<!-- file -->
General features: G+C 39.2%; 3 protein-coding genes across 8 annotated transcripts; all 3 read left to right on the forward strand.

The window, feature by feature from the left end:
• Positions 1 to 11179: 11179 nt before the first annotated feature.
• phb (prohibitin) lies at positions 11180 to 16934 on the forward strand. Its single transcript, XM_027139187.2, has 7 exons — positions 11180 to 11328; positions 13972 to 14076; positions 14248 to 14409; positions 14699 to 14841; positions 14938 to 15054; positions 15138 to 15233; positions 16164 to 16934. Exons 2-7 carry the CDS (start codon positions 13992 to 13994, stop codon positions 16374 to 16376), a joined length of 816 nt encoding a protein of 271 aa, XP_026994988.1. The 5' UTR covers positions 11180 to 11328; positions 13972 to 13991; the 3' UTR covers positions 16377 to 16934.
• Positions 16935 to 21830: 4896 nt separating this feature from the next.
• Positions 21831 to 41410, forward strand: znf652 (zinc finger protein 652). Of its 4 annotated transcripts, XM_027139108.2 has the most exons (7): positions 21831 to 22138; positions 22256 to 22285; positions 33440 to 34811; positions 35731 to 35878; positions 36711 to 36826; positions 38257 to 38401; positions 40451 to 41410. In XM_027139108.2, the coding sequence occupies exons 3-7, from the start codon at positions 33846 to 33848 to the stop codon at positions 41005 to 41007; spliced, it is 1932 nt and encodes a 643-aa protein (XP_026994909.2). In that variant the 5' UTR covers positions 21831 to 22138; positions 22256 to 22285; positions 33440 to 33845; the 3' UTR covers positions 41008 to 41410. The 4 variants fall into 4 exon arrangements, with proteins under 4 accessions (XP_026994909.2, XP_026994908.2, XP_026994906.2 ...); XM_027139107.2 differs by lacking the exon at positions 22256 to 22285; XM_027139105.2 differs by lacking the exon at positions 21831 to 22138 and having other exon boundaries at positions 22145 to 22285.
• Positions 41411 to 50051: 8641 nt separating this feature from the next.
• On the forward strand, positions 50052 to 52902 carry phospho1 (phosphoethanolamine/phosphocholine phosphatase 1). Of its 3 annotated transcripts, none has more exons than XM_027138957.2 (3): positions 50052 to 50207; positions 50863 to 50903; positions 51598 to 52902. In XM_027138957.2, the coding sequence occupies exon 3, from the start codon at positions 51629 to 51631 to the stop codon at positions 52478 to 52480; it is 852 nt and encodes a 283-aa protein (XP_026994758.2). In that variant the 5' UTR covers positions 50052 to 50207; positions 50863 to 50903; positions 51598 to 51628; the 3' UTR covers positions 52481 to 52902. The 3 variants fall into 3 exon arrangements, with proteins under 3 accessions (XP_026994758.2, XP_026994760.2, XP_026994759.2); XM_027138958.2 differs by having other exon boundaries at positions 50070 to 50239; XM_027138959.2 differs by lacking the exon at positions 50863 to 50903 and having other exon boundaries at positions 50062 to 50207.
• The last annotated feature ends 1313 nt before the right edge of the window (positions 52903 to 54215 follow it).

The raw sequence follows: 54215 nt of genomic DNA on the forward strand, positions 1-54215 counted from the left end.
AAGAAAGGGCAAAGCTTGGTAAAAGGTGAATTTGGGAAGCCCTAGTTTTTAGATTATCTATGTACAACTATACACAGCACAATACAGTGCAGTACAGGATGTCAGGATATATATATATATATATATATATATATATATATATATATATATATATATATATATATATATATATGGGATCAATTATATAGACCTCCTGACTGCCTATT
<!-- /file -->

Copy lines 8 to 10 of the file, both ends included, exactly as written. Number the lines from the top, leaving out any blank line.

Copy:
• On the forward strand, positions 50052 to 52902 carry phospho1 (phosphoethanolamine/phosphocholine phosphatase 1). Of its 3 annotated transcripts, none has more exons than XM_027138957.2 (3): positions 50052 to 50207; positions 50863 to 50903; positions 51598 to 52902. In XM_027138957.2, the coding sequence occupies exon 3, from the start codon at positions 51629 to 51631 to the stop codon at positions 52478 to 52480; it is 852 nt and encodes a 283-aa protein (XP_026994758.2). In that variant the 5' UTR covers positions 50052 to 50207; positions 50863 to 50903; positions 51598 to 51628; the 3' UTR covers positions 52481 to 52902. The 3 variants fall into 3 exon arrangements, with proteins under 3 accessions (XP_026994758.2, XP_026994760.2, XP_026994759.2); XM_027138958.2 differs by having other exon boundaries at positions 50070 to 50239; XM_027138959.2 differs by lacking the exon at positions 50863 to 50903 and having other exon boundaries at positions 50062 to 50207.
• The last annotated feature ends 1313 nt before the right edge of the window (positions 52903 to 54215 follow it).

The raw sequence follows: 54215 nt of genomic DNA on the forward strand, positions 1-54215 counted from the left end.